A sandstorm of epic proportions. A swarm of locusts so massive it obliterates the relentless sun. Deadly traps that defy imagination. These are just a few of the astonishing obstacles Frank T. Hopkins, the greatest long-di... more »stance racer ever, faces in the rousing action-adventure HIDALGO. Based on a true story and starring Viggo Mortensen (THE LORD OF THE RINGS Trilogy), Hopkins (Mortensen) and his mustang Hidalgo enter the ultimate extreme sport of its time -- the Ocean Of Fire. Underdogs challenging the finest Arabian horses and riders, they must not only survive the grueling race across 3,000 miles of the Arabian Desert?s punishing terrain, but they must thwart the evil plots of competitors who vow victory at all costs! A great story of personal triumph, amazing special effects, and memorable characters make HIDALGO one of the most thrilling adventures ever.« less
The actions scenes were too few and too far between. Please take this movie off our hands. We do not want to make a mistake and watch it again.
Michelle P. from GOODING, ID Reviewed on 4/12/2013...
It is an awesome movie! Raiders of the lost arc like only better!
Cheryl K. from NEW DURHAM, NH Reviewed on 4/19/2010...
one of my favorite movies!!!
1 of 2 member(s) found this review helpful.
Jean M. (geniedawn) from TUJUNGA, CA Reviewed on 3/8/2008...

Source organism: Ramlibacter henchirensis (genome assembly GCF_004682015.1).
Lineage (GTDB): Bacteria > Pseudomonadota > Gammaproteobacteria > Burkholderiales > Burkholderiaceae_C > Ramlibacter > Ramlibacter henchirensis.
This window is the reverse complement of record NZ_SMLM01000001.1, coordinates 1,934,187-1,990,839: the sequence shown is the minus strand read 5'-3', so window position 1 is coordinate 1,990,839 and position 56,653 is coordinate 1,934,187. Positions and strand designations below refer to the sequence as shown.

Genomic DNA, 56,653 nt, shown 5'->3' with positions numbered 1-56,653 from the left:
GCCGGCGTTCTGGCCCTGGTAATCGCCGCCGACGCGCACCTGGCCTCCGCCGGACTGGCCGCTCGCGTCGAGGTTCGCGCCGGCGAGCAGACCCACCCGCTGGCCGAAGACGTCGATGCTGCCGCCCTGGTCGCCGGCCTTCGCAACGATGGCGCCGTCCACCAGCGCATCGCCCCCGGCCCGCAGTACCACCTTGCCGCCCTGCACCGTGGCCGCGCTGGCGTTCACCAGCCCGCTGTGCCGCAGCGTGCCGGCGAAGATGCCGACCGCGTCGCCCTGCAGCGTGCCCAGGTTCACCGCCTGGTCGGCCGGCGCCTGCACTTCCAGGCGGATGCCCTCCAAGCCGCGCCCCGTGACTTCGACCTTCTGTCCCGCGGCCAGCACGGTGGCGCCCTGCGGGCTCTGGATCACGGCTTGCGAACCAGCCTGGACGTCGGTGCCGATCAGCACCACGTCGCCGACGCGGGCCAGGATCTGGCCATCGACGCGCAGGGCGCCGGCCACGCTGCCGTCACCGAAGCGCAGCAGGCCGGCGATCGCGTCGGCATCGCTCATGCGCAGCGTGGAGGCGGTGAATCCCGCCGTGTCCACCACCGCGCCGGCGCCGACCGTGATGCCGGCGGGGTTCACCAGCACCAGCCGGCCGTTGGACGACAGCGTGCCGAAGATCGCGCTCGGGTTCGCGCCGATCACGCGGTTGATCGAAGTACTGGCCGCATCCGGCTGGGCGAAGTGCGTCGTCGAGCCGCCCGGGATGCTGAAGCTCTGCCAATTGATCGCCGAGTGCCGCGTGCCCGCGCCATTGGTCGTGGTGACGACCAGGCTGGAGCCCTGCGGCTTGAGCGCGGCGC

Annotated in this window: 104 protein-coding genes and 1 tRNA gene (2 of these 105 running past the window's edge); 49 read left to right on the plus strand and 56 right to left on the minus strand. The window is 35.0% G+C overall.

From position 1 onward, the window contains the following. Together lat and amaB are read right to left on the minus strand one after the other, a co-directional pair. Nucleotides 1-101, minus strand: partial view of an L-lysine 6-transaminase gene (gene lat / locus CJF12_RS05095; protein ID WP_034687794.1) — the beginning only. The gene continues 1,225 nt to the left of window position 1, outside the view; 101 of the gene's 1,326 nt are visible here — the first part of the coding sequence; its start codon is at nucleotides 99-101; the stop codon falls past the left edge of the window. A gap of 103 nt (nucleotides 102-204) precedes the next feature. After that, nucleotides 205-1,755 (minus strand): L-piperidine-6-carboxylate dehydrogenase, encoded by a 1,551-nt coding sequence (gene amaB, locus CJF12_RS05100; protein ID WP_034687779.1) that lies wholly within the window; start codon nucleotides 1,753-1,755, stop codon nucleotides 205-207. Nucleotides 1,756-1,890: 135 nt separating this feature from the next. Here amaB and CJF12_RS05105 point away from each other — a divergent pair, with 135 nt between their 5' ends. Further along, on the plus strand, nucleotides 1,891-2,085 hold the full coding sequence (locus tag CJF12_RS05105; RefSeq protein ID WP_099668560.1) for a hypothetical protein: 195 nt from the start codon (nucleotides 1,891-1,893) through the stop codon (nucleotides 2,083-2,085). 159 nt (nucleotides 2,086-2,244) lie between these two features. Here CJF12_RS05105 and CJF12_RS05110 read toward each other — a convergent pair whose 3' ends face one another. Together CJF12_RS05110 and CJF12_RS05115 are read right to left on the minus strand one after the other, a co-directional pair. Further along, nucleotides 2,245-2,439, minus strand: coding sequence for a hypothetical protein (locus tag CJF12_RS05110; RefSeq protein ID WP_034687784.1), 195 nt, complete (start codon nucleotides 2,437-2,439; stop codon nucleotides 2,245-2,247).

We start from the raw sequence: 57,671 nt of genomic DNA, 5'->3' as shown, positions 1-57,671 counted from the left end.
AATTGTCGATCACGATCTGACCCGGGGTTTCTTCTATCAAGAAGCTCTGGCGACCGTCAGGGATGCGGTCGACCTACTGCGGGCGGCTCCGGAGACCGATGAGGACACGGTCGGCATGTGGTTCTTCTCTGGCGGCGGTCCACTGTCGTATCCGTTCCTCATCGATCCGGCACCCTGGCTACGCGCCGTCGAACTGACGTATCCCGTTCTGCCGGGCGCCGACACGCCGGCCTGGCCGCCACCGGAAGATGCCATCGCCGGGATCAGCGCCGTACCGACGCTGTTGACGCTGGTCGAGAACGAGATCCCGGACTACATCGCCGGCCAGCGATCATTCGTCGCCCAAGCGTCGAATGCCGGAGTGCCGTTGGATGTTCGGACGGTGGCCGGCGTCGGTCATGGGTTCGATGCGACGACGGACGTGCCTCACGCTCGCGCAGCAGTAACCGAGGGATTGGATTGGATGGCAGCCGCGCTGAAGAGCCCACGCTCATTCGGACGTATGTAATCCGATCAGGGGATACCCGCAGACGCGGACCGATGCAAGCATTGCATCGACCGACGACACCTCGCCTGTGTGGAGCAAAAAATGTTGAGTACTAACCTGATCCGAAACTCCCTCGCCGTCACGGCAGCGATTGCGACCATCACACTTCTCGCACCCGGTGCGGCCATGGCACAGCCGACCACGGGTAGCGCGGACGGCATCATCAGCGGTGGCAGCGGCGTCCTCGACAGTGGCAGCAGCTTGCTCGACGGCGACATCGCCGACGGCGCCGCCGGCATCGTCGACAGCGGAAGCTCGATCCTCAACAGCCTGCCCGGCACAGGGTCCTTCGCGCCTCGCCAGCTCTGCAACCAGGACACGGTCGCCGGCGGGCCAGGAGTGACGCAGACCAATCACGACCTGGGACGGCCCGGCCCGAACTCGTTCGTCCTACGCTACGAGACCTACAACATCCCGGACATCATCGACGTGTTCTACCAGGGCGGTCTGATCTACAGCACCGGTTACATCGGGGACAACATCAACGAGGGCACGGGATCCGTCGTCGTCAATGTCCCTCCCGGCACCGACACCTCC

Love this movie!! Viggo Mortensen is magnificent, the horses are both beautiful and smart. Plus it's a true life story of a real American hero, who was raised with the Sioux Indians. I read a discussion board where someone said they had seen the movie 15 times and still counting. I'm already up to 3 viewings. A must for anyone who loves Viggo Mortensen, horses and Native American culture.
3 of 3 member(s) found this review helpful.
"Best Performance by an Animal Actor" Nominee
Bitcetc | Houston, TX USA | 02/27/2004
(3 out of 5 stars)
"Unless the Academy opens a new category for "best performance by an animal actor", you won't be hearing of this movie next Oscar season, but that's no reason to miss this movie now. Hidalgo, the horse, and Viggo Mortensen, as Frank T. Hopkins, completely won my heart as well as a place in "Great Couples of the Silver Screen", or at least as great partners in a buddy movie. This wonderful painted mustang plays the serious buddy, making his human tend to business in spite of other inclinations. It is a charming footnote to the movie that Mortensen was so taken with the horse that he bought it after the movie was completed.
Frank T. Hopkins may or may not have lived all the adventures he was famous for recounting, but it is verifiably true that he was instrumental in saving the wild mustang from extermination in North America. For that he is a hero.